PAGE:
_{n}^{ε}∈ C
^{n}([0, + ∞ )) for n ≥ 2, while F e
^{ε}∈ C ^{1} ([0, ∞ )) ∩ C
^{∞}((0, ∞ )) and F b
^{ε}∈ C
^{∞}([0, ∞ )). Similarly, as a sequence of local regularization (or approximation) for the logarithmic function f (ρ) = ln ρ ∈ C
^{∞}((0, ∞ )), we observe that f
_{n}^{ε}∈ C
^{n}^{−}^{1} ([0, ∞ )) for n ≥ 2, while f b
^{ε}∈ C
^{∞}([0, ∞ )) and f e
^{ε}∈ C ^{0} ([0, ∞ )) ∩ C
^{∞}((0, ∞ )).
Recall the following lemma, established initially in [20, Lemma 1.1.1].
Lemma 2.1. For z 1 , z 2 ∈ C , we have Im z 1 ln(  z 1  ^{2} ) − z 2 ln(  z 2  ^{2} )
(z 1 − z 2 ) ≤ 2  z 1 − z 2  ^{2} ,
where Im(z) and z denote the imaginary part and the complex conjugate of z, re spectively.
Next we highlight some properties of f
_{n}^{ε}.
Lemma 2.2. Let n ≥ 2 and ε > 0. For z 1 , z 2 ∈ C , we have
 f
_{n}^{ε}(  z 1  ^{2} ) − f
_{n}^{ε}(  z 2  ^{2} )  ≤ 4n  z 1 − z 2  max { ε, min { z 1  ,  z 2 }} , (2.7)
Im
z 1 f
_{n}^{ε}(  z 1  ^{2} ) − z 2 f
_{n}^{ε}(  z 2  ^{2} )
(z 1 − z 2 ) ≤ 4n  z 1 − z 2  ^{2} , (2.8)
 ρ(f
_{n}^{ε})
^{′}(ρ)  ≤ 3,  √ ρ(f
_{n}^{ε})
^{′}(ρ)  ≤ 2n
ε ,  ρ ^{3/2} (f
_{n}^{ε})
^{′′}(ρ)  ≤ 3n ^{2}
2ε , ρ ≥ 0, (2.9)
 f
_{n}^{ε}(ρ)  ≤ max { ln A  , 2 + ln(nε
^{−}^{2} ) } , ρ ∈ [0, A].
(2.10)
Proof. When  z 1  ,  z 2  ≥ ε, we have f
_{n}^{ε}(  z 1  ^{2} ) − f
_{n}^{ε}(  z 2  ^{2} ) = 2 ln
1 +  z 1  −  z 2 
min { z 1  ,  z 2 }
≤ 2  z 1 − z 2  min { z 1  ,  z 2 } . A direct calculation gives
(2.11) (f
_{n}^{ε})
^{′}(ρ) = 1
ρ χ
_{{}ρ≥ε^{2}}+ n ε ^{2} 1 − ρ
ε ^{2}
n−1
+ 1 ε ^{2}
n−
1
X
k=0
1 − ρ ε ^{2}
k!
χ
_{{}ρ<ε^{2}}.
Thus when  z 1  <  z 2  ≤ ε, we have f
_{n}^{ε}(  z 1  ^{2} ) − f
_{n}^{ε}(  z 2  ^{2} ) =
Z
_{}z2^{2}z1^{2}
(f
_{n}^{ε})
^{′}(ρ)dρ
= n ε ^{2}
Z
_{}z2^{2}z1^{2}
1 − ρ ε ^{2}
n−1
dρ + 1 ε ^{2}
n
X
−1
k=0
Z
_{}z2^{2}z1^{2}
1 − ρ ε ^{2}
kdρ
≤ n
ε ^{2} (  z 2  ^{2} −  z 1  ^{2} ) + 1 ε ^{2}
n−
1
X
k=0
(  z 2  ^{2} −  z 1  ^{2} )
= 2n
ε ^{2} (  z 2  ^{2} −  z 1  ^{2} ) ≤ 4n
ε  z 1 − z 2  .
Another case when  z 2  <  z 1  ≤ ε can be established similarly. Supposing, for example,  z 2  < ε <  z 1  , denote by z 3 the intersection point of the circle { z ∈ C :
 z  = ε } and the line segment connecting z 1 and z 2 . Combining the inequalities above, we have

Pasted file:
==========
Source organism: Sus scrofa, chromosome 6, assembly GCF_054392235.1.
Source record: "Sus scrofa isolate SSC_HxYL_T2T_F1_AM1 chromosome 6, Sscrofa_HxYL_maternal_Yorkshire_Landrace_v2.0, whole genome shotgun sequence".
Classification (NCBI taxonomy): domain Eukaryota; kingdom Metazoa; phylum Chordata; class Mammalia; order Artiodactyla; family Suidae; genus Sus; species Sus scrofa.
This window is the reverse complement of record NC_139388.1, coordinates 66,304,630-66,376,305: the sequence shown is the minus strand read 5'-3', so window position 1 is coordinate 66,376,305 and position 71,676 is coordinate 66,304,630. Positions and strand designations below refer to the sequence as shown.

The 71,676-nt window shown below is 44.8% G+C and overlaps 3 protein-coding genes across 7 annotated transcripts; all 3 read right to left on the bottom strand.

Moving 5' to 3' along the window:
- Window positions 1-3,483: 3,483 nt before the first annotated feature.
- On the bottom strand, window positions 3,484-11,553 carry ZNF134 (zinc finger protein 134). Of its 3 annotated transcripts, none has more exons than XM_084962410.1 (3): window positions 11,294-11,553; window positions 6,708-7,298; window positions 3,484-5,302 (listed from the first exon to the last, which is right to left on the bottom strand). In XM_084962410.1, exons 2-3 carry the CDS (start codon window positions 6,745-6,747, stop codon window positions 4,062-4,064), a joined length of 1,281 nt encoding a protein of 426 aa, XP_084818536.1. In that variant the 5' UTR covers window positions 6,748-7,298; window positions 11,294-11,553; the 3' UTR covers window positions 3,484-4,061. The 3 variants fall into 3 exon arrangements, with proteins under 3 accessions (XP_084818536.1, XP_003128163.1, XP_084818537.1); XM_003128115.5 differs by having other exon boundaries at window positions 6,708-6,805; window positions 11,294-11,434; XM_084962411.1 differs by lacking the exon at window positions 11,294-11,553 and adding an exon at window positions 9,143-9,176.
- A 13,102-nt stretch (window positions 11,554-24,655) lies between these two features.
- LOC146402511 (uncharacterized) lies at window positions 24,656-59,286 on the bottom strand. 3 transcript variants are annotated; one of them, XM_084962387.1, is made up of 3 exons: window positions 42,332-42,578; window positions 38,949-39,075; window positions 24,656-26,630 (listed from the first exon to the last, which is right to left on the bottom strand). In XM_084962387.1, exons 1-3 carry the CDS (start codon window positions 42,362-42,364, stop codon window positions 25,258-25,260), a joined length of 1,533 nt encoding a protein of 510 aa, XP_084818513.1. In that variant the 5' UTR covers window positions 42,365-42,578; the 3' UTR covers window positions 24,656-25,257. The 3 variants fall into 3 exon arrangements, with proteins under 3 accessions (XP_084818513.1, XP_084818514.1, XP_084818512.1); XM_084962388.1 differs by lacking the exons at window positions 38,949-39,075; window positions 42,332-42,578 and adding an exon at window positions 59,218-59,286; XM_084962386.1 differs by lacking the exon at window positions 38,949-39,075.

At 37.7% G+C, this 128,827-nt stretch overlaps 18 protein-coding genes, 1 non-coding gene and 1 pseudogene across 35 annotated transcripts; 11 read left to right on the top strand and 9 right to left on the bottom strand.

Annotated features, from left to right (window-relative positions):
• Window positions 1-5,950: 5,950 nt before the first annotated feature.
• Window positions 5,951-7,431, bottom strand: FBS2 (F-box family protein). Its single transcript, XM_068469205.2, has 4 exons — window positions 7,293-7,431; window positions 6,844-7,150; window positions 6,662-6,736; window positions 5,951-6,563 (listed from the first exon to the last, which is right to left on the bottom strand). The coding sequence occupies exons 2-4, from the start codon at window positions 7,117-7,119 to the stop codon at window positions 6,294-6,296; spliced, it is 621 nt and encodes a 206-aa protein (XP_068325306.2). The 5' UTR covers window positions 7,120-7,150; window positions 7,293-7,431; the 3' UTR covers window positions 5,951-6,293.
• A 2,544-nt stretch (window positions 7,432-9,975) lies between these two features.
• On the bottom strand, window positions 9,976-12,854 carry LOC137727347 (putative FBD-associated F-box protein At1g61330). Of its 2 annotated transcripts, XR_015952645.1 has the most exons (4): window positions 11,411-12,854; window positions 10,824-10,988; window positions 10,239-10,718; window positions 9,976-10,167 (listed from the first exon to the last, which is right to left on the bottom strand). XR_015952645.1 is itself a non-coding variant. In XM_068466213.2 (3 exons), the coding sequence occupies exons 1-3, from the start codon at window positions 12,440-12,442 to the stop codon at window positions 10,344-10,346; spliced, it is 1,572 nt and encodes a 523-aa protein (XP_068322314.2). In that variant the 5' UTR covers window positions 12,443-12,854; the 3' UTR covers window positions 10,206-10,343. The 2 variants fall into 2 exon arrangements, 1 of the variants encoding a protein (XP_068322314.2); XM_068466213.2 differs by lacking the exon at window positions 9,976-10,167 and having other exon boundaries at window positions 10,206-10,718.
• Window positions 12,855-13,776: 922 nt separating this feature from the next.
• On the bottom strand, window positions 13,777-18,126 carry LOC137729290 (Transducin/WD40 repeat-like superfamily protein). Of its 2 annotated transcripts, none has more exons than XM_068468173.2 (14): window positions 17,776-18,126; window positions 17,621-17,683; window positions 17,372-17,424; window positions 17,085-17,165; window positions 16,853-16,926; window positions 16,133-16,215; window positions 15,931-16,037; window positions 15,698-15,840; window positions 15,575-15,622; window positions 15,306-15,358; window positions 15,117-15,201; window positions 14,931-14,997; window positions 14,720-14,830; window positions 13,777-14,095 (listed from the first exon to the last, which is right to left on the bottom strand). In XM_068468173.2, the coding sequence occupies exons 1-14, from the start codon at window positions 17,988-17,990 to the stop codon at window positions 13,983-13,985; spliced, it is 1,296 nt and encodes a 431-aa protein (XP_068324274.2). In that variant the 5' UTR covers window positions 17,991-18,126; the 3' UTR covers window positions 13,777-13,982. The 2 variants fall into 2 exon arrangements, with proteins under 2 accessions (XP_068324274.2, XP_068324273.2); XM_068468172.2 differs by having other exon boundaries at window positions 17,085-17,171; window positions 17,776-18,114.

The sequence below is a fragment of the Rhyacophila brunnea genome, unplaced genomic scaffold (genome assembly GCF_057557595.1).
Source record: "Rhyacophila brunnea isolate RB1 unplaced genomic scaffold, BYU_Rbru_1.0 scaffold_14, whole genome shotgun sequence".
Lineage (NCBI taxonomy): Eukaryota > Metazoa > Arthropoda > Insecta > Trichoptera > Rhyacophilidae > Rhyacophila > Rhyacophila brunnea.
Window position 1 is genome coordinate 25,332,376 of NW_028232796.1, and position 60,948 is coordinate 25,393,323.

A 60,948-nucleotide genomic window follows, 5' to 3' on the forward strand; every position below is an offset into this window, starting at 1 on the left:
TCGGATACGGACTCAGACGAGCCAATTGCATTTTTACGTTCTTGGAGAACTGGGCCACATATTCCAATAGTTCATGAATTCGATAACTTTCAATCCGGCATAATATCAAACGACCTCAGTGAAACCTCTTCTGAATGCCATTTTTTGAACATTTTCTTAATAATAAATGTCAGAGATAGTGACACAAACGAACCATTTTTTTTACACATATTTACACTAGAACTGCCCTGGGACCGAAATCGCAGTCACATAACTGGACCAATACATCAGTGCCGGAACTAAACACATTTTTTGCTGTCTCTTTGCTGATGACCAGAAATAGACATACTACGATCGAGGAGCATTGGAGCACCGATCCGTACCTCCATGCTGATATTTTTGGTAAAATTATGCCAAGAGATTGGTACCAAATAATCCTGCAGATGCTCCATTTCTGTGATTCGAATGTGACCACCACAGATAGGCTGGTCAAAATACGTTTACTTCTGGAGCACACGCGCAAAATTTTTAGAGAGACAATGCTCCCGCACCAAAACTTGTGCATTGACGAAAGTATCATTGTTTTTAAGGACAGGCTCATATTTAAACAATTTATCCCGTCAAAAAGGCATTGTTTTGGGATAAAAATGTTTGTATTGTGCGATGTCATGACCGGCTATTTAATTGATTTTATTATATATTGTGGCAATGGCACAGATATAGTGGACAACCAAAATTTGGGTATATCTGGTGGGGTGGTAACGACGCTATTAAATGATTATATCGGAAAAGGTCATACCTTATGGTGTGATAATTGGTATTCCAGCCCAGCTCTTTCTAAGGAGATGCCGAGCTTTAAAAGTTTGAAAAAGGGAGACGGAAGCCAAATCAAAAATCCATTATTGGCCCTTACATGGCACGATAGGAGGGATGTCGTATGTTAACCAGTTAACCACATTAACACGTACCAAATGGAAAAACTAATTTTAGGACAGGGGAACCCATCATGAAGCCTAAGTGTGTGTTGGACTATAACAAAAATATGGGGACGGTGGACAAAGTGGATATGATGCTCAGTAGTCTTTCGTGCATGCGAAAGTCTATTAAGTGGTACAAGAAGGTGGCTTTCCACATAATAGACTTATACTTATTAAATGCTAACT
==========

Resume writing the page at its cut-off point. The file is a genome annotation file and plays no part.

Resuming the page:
f
_{n}^{ε}(  z 1  ^{2} ) − f
_{n}^{ε}(  z 2  ^{2} ) ≤  f
_{n}^{ε}(  z 2  ^{2} ) − f
_{n}^{ε}(  z 3  ^{2} )  +  ln(  z 1  ^{2} ) − ln(  z 3  ^{2} ) 
≤ 4n
ε  z 2 − z 3  + 2
ε  z 1 − z 3 
≤ 4n
ε (  z 2 − z 3  +  z 1 − z 3  ) = 4n
ε  z 1 − z 2  , which completes the proof for (2.7).
Noticing that Im
z 1 f
_{n}^{ε}(  z 1  ^{2} ) − z 2 f
_{n}^{ε}(  z 2  ^{2} )
(z 1 − z 2 )
= − Im(z 1 z 2 )f
_{n}^{ε}(  z 2  ^{2} ) − Im(z 1 z 2 )f
_{n}^{ε}(  z 1  ^{2} )
= Im(z 1 z 2 )
f
_{n}^{ε}(  z 1  ^{2} ) − f
_{n}^{ε}(  z 2  ^{2} )
= 1
2i (z 1 z 2 − z 1 z 2 )
f
_{n}^{ε}(  z 1  ^{2} ) − f
_{n}^{ε}(  z 2  ^{2} ) , and
 z 1 z 2 − z 1 z 2  =  z 2 (z 1 − z 2 ) + z 2 (z 2 − z 1 )  ≤ 2  z 2   z 1 − z 2  ,
 z 1 z 2 − z 1 z 2  =  z 1 (z 2 − z 1 ) + z 1 (z 1 − z 2 )  ≤ 2  z 1   z 1 − z 2  , which implies
 z 1 z 2 − z 1 z 2  ≤ 2 min { z 1  ,  z 2 }  z 1 − z 2  , one can conclude (2.8) by applying (2.7).
It follows from (2.11) that
g(ρ) = ρ(f
_{n}^{ε})
^{′}(ρ) = χ
_{{}ρ≥ε^{2}}+ nρ ε ^{2} 1 − ρ
ε ^{2}
n−1
+ ρ ε ^{2}
n
X
−1
k=0
1 − ρ ε ^{2}
k!
χ
_{{}ρ<ε^{2}}= χ
_{{}ρ≥ε^{2}}+ nρ ε ^{2} 1 − ρ
ε ^{2}
n−1
+ 1 − 1 − ρ ε ^{2}
nχ
_{{}ρ<ε^{2}}, which gives that
g
^{′}(ρ)χ
_{{}ρ<ε^{2}}= n ε ^{2} 1 − ρ
ε ^{2}
n−2
2 − (n + 1)ρ ε ^{2}
.
This leads to
 ρ(f
_{n}^{ε})
^{′}(ρ)  = g(ρ) ≤ max { 1, g 2ε ^{2}
n + 1
} ≤ 1 + 2n n + 1 ≤ 3,
which completes the proof for the first inequality in (2.9). Finally it follows from (2.11) that
√ ρ(f
_{n}^{ε})
^{′}(ρ) = 1
√ ρ χ
_{{}ρ≥ε^{2}}+
√ ρ
ε ^{2} n 1 − ρ ε ^{2}
n−1
+
n−
1
X
k=0
1 − ρ ε ^{2}
k!
χ
_{{}ρ<ε^{2}},
(f
_{n}^{ε})
^{′′}(ρ) = − 1
ρ ^{2} χ
_{{}ρ≥ε^{2}}− n ^{2} − 1 ε ^{4} 1 − ρ
ε ^{2}
n−2
+ 1 ε ^{4}
n
X
−3
k=0
(k + 1) 1 − ρ ε ^{2}
k!
χ
_{{}ρ<ε^{2}},
which immediately yields that
 √ ρ(f
_{n}^{ε})
^{′}(ρ)  ≤ 2n ε ,
 ρ ^{3/2} (f
_{n}^{ε})
^{′′}(ρ)  ≤ 1
ε n ^{2} − 1 +
n
X
−3
k=0
(k + 1)
!
= 3n(n − 1) 2ε < 3n ^{2}
2ε . For ρ ∈ [0, ε ^{2} ], in view of ε ∈ (0, 1], one deduces
 f
_{n}^{ε}(ρ)  ≤ ln(ε
^{−}^{2} ) + n + 1 n
1 − ρ
ε ^{2}
n+
n
X
−1
k=1
1 k
1 − ρ
ε ^{2}
k≤ ln(ε
^{−}^{2} ) + n + 1
n +
n−
1
X
k=1
1 k
≤ ln(ε
^{−}^{2} ) + 2 + X
nk=2
1 k
≤ 2 + ln(nε
^{−}^{2} ),
which together with  f
_{n}^{ε}(ρ)  ≤ max { ln(ε
^{−}^{2} ),  ln(A) } when ρ ∈ [ε ^{2} , A] concludes
(2.10).
2.3. Comparison between different regularizations. To compare different reg ularizations for F(ρ) (and thus for f (ρ)), Fig. 1 shows F
_{n}^{ε}(n = 2, 4, 100, 500), F e
^{ε}and F b
^{ε}for different ε, from which we can see that the newly proposed local regu larization F
_{n}^{ε}approximates F more accurately.
Fig. 2 shows various regularizations f
_{n}^{ε}(n = 2, 4, 100, 500), f e
^{ε}and f b
^{ε}for various ε, while Figs. 3 & 4 show their first and secondorder derivatives. From these figures, we can see that the newly proposed local regularization f
_{n}^{ε}(and its deriva tives with larger n) approximates the nonlinearity f (and its derivatives) more accurately. In addition, Fig. 5 depicts F
_{n}^{ε}(ρ) (with ε = 0.1) and its derivatives for different n, from which we can clearly see the convergence of F